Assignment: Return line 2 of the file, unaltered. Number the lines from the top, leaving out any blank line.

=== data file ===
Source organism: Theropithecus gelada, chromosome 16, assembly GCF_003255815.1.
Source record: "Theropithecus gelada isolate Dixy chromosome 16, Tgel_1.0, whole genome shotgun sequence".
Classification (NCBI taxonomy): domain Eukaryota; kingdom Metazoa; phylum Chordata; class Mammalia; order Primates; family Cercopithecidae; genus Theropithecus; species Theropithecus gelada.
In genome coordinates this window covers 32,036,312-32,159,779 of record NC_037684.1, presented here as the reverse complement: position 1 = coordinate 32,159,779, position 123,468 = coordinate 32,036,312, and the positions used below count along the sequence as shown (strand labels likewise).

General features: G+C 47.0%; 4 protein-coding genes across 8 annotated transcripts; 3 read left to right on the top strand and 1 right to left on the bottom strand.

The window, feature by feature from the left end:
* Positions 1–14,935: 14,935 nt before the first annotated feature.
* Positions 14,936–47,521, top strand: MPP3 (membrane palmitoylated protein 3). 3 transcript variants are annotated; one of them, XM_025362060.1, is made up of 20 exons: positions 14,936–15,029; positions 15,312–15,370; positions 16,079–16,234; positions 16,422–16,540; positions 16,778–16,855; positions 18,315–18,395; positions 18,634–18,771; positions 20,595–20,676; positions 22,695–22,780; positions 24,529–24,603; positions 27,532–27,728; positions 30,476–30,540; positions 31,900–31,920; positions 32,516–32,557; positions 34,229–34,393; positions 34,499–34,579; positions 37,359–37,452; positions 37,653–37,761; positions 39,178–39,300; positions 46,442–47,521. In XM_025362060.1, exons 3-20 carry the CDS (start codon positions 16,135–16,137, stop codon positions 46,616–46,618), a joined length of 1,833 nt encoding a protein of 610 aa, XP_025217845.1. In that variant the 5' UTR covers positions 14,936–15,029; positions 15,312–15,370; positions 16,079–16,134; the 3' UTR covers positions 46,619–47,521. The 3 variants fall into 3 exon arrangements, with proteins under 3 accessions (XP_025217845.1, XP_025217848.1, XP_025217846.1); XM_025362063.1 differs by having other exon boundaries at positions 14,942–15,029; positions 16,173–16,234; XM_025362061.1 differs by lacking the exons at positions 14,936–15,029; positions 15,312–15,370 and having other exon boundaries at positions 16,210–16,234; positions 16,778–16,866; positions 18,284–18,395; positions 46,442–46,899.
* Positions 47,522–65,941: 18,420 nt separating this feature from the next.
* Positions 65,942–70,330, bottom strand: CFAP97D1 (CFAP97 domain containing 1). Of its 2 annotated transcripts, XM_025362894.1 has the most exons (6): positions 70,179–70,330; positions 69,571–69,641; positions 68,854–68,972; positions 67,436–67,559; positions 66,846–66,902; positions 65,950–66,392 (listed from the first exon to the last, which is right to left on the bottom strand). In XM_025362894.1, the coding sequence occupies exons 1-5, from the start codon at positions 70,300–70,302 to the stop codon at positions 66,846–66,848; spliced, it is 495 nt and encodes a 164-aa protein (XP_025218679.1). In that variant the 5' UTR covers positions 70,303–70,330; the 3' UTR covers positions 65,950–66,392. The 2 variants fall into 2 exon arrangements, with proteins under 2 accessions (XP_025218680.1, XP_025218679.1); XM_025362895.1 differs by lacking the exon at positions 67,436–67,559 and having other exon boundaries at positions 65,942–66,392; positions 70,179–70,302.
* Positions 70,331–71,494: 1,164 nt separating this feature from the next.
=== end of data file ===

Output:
Source record: "Theropithecus gelada isolate Dixy chromosome 16, Tgel_1.0, whole genome shotgun sequence".